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Some pockets of recovery!

 

  

  

  

California Housing Market Shows

  

 Pockets

 of Recovery

 

Prices Have Dropped Far Enough to Lure Buyers in a

 Trend Also Showing Up in Other Parts of the Country

SAN JOSE, Calif. -- A home-sales revival that began last year in some of California's cheaper inland areas has begun to spread to several more expensive coastal areas, another hint that devastated real-estate markets in the state -- and other parts of the country -- may see less grim days ahead.

Homes are selling briskly again in the lower end of the market in Santa Clara County, just south of San Francisco, with prospective buyers making multiple offers and bidding well above asking prices. The median sales price of a single-family home in May was $445,000 in the county, up 5.7% from February, when prices stopped dropping.

Santa Clara County is one of several areas around the U.S. where prices have dropped far enough to lure buyers, including investors, back into the market. Other metro areas showing this trend include the northern Virginia suburbs of Washington, parts of Phoenix and San Diego, said Ivy Zelman, chief executive of research firm Zelman & Associates. Even in glutted markets like southern Florida, investors are "gobbling up distressed inventory" in some areas, she added.

[california housing market] Getty Images

Homes are designated as sold on a map of a new development in South San Francisco, Calif., last month. Homes in the area are selling briskly again.

In Northern California, a big factor is first-time buyers like Denise and Steve Petrosky, who are newly optimistic about the market and can afford a home for the first time. The Petroskys in February paid $374,900 for a three-bedroom home in Morgan Hill, just south of San Jose, that last sold in 2006 for $610,000.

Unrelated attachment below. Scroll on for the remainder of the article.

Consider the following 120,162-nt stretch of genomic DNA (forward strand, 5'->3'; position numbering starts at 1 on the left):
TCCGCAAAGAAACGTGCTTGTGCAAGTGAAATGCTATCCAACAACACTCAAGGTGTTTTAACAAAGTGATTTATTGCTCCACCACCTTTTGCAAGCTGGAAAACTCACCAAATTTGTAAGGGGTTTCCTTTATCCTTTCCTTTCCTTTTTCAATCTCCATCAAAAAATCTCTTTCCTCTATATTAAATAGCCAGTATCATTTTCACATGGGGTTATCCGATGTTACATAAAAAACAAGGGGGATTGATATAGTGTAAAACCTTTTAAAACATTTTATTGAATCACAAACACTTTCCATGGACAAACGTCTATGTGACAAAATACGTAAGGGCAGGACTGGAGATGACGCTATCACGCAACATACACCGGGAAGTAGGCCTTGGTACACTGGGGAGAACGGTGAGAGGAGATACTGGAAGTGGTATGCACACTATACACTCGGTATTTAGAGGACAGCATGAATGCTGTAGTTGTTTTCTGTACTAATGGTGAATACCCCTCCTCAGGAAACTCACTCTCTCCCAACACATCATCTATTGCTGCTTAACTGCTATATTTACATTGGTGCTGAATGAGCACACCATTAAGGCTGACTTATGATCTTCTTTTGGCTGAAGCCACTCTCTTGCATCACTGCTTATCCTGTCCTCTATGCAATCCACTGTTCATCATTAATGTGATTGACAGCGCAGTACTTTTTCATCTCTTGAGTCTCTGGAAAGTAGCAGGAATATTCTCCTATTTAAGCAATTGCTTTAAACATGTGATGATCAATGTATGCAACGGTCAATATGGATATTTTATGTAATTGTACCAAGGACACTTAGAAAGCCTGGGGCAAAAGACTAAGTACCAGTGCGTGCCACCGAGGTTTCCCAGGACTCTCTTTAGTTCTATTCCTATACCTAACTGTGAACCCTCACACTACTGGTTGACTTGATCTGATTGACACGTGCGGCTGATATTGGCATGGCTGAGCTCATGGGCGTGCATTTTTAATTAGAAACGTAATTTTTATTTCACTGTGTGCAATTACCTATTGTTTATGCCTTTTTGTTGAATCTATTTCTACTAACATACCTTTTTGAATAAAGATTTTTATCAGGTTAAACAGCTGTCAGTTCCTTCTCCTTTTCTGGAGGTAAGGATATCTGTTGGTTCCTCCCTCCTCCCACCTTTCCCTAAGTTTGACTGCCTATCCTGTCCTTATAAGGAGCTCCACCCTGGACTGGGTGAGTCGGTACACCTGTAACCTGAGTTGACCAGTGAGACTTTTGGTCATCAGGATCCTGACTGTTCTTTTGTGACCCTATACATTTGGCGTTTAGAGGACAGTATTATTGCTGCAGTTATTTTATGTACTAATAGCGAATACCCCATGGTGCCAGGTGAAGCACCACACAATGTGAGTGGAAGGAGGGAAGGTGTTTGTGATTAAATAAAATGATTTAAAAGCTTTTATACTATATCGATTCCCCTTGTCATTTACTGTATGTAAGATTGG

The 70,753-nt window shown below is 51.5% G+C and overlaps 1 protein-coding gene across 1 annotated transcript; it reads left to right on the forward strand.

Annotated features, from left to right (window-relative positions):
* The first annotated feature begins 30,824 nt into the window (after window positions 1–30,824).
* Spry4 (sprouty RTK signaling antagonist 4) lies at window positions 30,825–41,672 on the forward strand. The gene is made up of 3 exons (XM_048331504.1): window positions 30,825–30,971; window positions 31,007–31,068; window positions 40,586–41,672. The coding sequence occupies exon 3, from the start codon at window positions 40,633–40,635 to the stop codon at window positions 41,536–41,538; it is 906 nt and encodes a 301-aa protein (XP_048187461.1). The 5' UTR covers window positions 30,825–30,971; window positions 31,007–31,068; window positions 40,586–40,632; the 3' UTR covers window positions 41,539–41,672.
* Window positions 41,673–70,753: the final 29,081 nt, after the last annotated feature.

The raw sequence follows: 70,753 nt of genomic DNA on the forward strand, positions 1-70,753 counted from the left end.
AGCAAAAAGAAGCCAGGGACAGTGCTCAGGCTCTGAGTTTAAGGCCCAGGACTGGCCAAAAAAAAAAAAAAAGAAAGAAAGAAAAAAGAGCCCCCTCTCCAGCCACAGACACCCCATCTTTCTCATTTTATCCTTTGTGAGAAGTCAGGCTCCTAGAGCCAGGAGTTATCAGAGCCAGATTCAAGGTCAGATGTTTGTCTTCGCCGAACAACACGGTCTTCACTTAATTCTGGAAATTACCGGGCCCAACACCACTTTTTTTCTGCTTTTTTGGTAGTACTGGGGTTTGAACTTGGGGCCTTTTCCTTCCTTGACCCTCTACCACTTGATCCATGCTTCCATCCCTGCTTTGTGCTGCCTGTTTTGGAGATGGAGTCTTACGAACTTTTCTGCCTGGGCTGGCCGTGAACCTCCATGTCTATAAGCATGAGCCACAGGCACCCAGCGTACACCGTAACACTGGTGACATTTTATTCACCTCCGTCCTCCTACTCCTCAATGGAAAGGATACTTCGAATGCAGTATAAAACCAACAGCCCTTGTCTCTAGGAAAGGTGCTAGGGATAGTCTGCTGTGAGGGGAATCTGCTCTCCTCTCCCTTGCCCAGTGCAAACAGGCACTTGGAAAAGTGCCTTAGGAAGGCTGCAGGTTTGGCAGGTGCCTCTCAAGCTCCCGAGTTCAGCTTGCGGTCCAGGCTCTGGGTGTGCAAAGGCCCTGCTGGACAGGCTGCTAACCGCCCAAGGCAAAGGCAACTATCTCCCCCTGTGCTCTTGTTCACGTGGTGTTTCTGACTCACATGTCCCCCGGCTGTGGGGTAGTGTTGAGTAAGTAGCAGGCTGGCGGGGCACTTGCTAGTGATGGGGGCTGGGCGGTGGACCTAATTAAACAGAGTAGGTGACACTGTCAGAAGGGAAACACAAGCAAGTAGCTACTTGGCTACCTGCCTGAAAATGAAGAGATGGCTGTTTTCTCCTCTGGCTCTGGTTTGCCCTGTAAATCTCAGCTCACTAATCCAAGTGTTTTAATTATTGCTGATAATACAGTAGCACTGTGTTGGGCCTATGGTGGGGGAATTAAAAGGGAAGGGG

The couple were too leery to enter the market last year while prices were still heading down, said Mrs. Petrosky, 43 year old, an office manager, but felt prices had bottomed early this year. "Basically, we had set a budget what we could afford, which was below $400,000," Mrs. Petrosky said. "When the prices came down below that, we bought, because we could afford to."

Home prices are still falling in many California markets. But the state's average existing single-family home price has been inching up for two months, with the median sales price climbing to $256,700 in April from $247,590 in February. Much of that increase is thanks to a growing number of pockets of recovery in the housing market.

In Northern California, the median price has risen for four straight months in Santa Clara and for three months in Contra Costa County, according to estimates by MDA Dataquick Information Services, a market-research firm in La Jolla, Calif. In Southern California, the median price has risen or stayed the same three months in a row in Los Angeles County.

Those price increases might not presage a lasting resurgence in California's housing market. The state's high unemployment rate -- 11.5% in May -- could lead to more foreclosed homes that banks could then dump on the market. California's median home price remains down 37% from a year ago.